Future Beauty 31.01.11

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A few months ago Kieran Long published a review in Icon about the Venice Biennale (089, November 2010). "Finding history and philosophy bewildering, she looked into the mirror and discovered an ambition to make architecture like her Issey Miyake skirt," he wrote of the biennale curator Kazuyo Sejima's practice. "Cheap shot, I know. Her architecture is better than that." Long's cheap shot perfectly sums up the prejudice that architecture writers often have towards fashion. It implies that a Miyake skirt is a lesser point of inspiration and it shows no understanding of the complex process, extensive research and philosophy that have gone into making it. A show like Future Beauty: 30 Years of Japanese Fashion at the Barbican could serve a vital function: it can educate those who are ignorant of the powers at play in fashion history and the close links to the worlds of architecture and design.

Future Beauty surveys 30 years of Japanese fashion innovation. The show explores the new directions introduced by designers of now cult status, and the close connection to other art forms. In the same way as Pierre Poiret did with his pleats and hobble skirts in the 1900s, or Cristóbal Balenciaga with his innovative tailoring in the 1950s, Rei Kawakubo and Yohji Yamamoto stirred up the fashion establishment when they showed in Paris for the first time in 1981. This is where the Future Beauty exhibition starts: a white cotton dress by Yamamoto fraying at the edges, ripped and partly deconstructed. The way to Paris had already been prepared by Miyake and Kenzo Takada a decade earlier, but where these two fitted in comfortably with the 1970s preoccupation with "exoticism", Kawakubo and Yamamoto physically turned the notion of fashion on its head. Inspired by the punk movement, this wasn't a punk aesthetic, it was a completely new way of wearing and constructing clothes. It was the antithesis to the fashion world that Roland Barthes immortalised in his seminal text The Fashion System in 1972. Against the current stalemate of the fashion world, this exhibition is a reminder that fashion is capable of innovation.

The exhibition space, designed by Sou Fujimoto, is divided into two. The lower galleries are arranged into four sections looking at themes and inspirations that are present in contemporary Japanese fashion – from flatness to street style. The upper galleries are dedicated to case studies, with each designer given their own "cubicle": the stalwarts, such as Junya Watanabe and Kawakubo, are all on one side, while facing them is the next wave, such as Mintdesigns and Tao Kurihara. The apprenticeship culture of Japanese fashion is explored in this layout as many of the newer talents have honed their skills in the studios of Kawakubo, Miyake and Yamamoto.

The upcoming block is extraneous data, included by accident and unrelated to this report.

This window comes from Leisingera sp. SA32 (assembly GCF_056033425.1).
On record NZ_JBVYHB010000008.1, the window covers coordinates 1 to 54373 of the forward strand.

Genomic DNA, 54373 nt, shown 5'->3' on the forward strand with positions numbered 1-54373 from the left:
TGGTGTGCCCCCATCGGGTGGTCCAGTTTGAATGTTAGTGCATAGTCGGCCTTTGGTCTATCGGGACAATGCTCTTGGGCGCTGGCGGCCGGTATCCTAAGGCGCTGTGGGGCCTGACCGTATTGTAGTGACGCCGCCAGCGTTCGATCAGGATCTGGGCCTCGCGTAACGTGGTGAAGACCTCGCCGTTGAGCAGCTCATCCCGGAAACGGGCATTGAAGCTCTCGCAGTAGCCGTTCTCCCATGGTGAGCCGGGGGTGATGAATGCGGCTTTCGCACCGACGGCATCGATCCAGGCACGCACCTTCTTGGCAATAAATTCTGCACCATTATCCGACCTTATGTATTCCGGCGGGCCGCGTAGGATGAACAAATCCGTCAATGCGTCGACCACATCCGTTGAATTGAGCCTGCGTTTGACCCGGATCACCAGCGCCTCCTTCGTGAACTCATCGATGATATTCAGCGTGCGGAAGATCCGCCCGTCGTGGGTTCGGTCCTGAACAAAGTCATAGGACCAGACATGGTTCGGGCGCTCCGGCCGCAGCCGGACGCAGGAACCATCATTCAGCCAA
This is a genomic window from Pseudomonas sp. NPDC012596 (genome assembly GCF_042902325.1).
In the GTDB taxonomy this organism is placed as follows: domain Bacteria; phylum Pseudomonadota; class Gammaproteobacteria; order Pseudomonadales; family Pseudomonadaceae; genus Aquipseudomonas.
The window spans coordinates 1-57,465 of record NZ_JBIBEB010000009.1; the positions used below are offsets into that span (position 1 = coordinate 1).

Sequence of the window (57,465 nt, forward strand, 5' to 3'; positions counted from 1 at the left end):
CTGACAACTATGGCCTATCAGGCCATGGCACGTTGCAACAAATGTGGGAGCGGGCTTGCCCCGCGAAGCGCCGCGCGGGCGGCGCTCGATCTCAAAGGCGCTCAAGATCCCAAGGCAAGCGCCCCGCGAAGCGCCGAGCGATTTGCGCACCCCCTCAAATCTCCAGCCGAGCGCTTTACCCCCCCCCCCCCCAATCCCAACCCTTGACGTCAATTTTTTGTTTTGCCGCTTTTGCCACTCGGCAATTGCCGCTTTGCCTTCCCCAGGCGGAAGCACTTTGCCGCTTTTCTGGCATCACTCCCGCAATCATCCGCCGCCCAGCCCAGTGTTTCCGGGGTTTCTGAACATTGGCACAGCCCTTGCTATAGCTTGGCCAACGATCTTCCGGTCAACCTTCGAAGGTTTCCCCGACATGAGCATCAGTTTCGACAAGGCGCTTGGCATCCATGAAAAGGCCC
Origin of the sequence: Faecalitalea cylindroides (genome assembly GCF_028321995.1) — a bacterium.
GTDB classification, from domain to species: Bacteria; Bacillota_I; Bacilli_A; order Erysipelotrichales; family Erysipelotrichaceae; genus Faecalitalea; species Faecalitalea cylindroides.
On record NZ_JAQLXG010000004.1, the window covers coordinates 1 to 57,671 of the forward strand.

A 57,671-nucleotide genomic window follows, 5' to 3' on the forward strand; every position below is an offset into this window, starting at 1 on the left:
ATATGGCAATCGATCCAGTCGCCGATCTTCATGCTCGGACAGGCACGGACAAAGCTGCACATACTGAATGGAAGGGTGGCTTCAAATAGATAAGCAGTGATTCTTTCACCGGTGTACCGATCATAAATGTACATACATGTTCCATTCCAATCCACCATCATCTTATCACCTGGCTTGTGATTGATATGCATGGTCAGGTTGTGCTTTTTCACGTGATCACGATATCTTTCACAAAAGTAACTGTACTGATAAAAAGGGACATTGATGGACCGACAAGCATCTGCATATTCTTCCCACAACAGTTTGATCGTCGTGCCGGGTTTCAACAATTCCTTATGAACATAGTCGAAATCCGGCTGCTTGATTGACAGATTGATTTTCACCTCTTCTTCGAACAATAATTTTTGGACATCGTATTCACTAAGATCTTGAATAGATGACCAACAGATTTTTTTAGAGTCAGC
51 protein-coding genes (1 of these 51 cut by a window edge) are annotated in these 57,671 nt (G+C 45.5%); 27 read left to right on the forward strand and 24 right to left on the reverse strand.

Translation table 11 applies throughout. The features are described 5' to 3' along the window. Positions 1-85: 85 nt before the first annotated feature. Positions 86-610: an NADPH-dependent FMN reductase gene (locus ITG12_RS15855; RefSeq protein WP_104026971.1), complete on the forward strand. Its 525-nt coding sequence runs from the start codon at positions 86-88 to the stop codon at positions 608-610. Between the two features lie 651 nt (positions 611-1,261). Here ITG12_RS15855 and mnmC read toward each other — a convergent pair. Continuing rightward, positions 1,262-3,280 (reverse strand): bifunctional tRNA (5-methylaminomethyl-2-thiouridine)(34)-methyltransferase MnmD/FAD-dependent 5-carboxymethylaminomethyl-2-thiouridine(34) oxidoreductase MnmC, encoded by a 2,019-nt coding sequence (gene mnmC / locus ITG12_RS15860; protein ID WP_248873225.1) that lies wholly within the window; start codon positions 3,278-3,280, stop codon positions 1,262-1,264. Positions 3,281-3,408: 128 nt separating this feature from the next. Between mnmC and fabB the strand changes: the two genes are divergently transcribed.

The garments serve as the main focus, the mannequins fading into the background behind the stiff ruffles, the padding and the voluminous constructions, with a supporting role played by printed material: invites and special collaborations, such as Kawakubo's label Comme de Garçons' work with artists Ai Weiwei and Cindy Sherman, or Miyake's work with Irving Penn. A wealth of filmed interviews complete the show.

Japanese fashion represents some of the most interesting garment construction of the past 30 years, fundamentally challenging what a garment is and how it is worn. But it is the end result rather than the process that is on show here. The technological innovation and the incredible infrastructure, such as the specially built machinery and the expert skillbase, isn't explained. Therefore this exhibition risks preaching only to the converted and misses a good opportunity to settle the score with people of Long's conviction once and for all.

Future Beauty: 30 Years of Japanese Fashion. Barbican Art Gallery, London. Until 6 February.

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Lyndon Douglas



Johanna Agerman Ross

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Japanese fashion represents some of the most interesting garment construction of the past 30 years, fundamentally challenging what a garment is and how it is worn

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